March 14, 2009
It's hard to imagine a more sympathetic victim than Diana Levine, a guitarist who lost her arm to gangrene after she was negligently injected with Phenergan, an anti-nausea drug. Last week, the Supreme Court by a 6-3 vote upheld a Vermont jury's decision that Wyeth, the manufacturer of the drug, should pay Levine nearly $7 million because the label on the drug didn't adequately warn medical personnel about the risk of a particular method of injection.
December 20, 2008
It's tempting to judge a U.S. Supreme Court decision by whether it favors the "good guys." By that populist standard, the court made the right call this week when it ruled 5 to 4 that tobacco companies could be sued in state courts for minimizing the health dangers of "light" cigarettes. But by more important measures -- including basic fairness and a respect for Congress' power over interstate commerce -- the majority got it wrong.
November 4, 2008 |
On the day before the nation elects a new president, the Supreme Court debated an important legal legacy of the outgoing Bush administration. Two years ago, the administration said drug makers should be shielded from being sued by injured patients if federal regulators had approved warning labels that weigh the risks of a prescription drug. Until then, consumers in most states could sue if they were hurt by a dangerous product, even if it had been approved by the federal government.
October 7, 2008 |
More than 45 million Americans are smokers, and nearly 85% of them buy "light" cigarettes such as Marlboro Lights, which are advertised as having lower tar and nicotine. The Supreme Court, on the opening day of its term, heard arguments Monday on whether the tobacco industry can be held liable for allegedly perpetrating a massive fraud on the smoking public. In recent decades, many smokers switched to "light" cigarettes, believing they posed less of a danger to their health.
May 26, 2008 |
Are WE really living that much longer than previous generations did? I don't think so. The insurance industry's actuarial tables may say we are, but I've never understood that industry's mathematical models of anything, especially billing. Take the case of my 81-year-old mother and 83-year-old father. Except for my mother having lung cancer and my father being unable to walk farther than 30 feet, both of my parents are in excellent health. They are both employed nearly full time at the job of maintaining this excellent health and of managing the more troublesome parts (such as the lung cancer and being unable to walk more than 30 feet)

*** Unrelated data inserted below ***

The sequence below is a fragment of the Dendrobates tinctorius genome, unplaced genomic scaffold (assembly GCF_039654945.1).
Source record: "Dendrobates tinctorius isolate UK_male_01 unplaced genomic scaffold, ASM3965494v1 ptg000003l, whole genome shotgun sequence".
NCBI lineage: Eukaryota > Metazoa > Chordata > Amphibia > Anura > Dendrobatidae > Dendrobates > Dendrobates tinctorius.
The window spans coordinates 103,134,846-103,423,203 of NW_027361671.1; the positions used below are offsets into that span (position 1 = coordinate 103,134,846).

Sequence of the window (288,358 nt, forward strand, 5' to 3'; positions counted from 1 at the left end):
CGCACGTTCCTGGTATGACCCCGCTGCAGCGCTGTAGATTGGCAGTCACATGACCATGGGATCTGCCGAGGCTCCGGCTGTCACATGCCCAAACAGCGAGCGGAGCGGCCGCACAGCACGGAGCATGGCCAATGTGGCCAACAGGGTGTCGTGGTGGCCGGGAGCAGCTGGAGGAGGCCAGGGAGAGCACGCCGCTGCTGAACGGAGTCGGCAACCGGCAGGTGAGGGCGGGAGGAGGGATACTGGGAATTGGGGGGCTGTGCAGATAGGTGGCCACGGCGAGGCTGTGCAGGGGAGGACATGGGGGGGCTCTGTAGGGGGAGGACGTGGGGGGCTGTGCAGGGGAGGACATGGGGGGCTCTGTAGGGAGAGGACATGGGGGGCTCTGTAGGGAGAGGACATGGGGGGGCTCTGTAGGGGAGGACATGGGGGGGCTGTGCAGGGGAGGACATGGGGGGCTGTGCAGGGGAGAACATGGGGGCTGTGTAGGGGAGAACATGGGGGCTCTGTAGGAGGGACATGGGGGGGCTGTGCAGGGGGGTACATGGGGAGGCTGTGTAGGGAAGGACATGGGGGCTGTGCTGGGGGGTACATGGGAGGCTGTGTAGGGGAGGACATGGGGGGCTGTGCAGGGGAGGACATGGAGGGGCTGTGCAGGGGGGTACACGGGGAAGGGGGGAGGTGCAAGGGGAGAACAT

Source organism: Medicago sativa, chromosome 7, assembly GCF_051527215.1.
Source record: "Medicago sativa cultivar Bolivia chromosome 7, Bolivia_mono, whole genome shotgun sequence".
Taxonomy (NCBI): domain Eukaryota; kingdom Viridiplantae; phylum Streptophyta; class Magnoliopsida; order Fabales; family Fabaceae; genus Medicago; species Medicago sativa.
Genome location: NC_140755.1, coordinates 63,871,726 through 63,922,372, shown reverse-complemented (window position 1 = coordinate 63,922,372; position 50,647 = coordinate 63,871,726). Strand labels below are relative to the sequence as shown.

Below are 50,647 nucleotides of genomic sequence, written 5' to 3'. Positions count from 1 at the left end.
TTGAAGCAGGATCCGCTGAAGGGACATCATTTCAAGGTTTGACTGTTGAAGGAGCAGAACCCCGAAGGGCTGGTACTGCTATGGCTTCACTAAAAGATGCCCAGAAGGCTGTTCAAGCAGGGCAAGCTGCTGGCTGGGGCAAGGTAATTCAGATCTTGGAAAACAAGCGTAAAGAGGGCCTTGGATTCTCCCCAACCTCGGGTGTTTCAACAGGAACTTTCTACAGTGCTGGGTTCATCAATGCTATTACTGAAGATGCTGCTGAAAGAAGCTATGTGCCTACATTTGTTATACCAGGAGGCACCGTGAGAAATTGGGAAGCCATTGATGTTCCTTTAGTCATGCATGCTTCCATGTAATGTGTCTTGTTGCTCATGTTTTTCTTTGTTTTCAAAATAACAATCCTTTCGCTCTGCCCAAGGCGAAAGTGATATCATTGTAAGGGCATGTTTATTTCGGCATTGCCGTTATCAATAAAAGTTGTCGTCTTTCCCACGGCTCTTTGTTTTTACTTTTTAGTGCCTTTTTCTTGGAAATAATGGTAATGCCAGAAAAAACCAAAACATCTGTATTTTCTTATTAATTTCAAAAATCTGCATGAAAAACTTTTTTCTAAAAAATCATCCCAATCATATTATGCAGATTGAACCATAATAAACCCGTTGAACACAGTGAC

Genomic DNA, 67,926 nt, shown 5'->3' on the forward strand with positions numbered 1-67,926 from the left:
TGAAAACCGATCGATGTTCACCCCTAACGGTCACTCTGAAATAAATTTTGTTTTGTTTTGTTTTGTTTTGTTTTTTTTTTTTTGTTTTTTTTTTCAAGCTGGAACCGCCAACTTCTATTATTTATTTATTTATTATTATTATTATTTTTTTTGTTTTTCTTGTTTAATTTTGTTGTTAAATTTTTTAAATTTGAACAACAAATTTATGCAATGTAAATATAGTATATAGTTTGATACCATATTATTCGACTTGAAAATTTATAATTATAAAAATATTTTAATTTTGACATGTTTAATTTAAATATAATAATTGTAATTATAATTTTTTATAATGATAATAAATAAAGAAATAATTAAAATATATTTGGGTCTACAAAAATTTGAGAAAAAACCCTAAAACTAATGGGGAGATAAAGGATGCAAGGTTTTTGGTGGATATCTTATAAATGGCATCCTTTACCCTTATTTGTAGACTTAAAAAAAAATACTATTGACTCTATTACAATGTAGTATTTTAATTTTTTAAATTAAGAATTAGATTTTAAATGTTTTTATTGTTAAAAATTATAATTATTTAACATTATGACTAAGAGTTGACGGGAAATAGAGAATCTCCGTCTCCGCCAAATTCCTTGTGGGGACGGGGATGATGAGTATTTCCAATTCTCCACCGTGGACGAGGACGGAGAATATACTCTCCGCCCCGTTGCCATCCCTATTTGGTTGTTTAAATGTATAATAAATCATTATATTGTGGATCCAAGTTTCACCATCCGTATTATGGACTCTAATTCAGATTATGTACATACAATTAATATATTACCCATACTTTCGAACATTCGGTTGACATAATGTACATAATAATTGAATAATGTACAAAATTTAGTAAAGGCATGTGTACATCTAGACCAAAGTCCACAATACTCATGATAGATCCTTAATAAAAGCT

January 19, 2008 |
The Supreme Court signaled Friday that it may be ready to shield drug companies and cigarette makers from lawsuits from consumers who say they were not fully warned of the dangers of the product. The justices voted to hear a pair of appeals from industry lawyers that, if upheld, would erect a new barrier to lawsuits.
October 14, 2006
Re "U.S. Rules Allow the Sale of Products Others Ban," Oct. 8 The fact that our country imports and uses carcinogenic-containing plywood banned in Europe, Japan and even China is another kick in the teeth to the American image. We already have ample proof that voluntary restraints do not work. Yes, a few good companies build to the highest standard but, as your article plainly shows, many do not. U.S. innovators such as Columbia Forest Products get the short end of the stick when the competition can ship carcinogen-containing products.
September 23, 2006 |
The government's drug safety system is seriously out of balance, devoting too much attention to approving new medications and not enough follow-up to uncovering risky side effects, a blue-ribbon scientific panel concluded in a major report released Friday. Convened at the request of the Food and Drug Administration after a popular painkiller was linked to heart attacks, the experts in medicine, pharmacology, law and other fields issued a sweeping call for reform.
March 23, 2006
In arguing that California's food regulators should be permitted to enforce stricter standards than what federal government scientists believe is prudent, Al Meyerhoff and Carl Pope cited the well-worn example of mercury in fish (Opinion, March 21). If the authors were familiar with the scientific literature on the subject, they would know the reason why Food and Drug Administration scientists seldom enforce the "action level" for mercury in fish. In the FDA's own words, the action level was established to limit consumers' mercury exposure "to levels 10 times lower than the lowest levels associated with adverse effects."
CALIFORNIA | LOCAL
June 17, 2005 |
A California environmental group filed notices Thursday that it planned to sue food manufacturers to require them to put warnings on potato chips, which contain high amounts of a cancer-causing chemical formed when starchy foods are cooked at high temperatures. The state's anti-toxics law, Proposition 65, requires companies to warn consumers about products containing chemicals known to cause cancer or birth defects.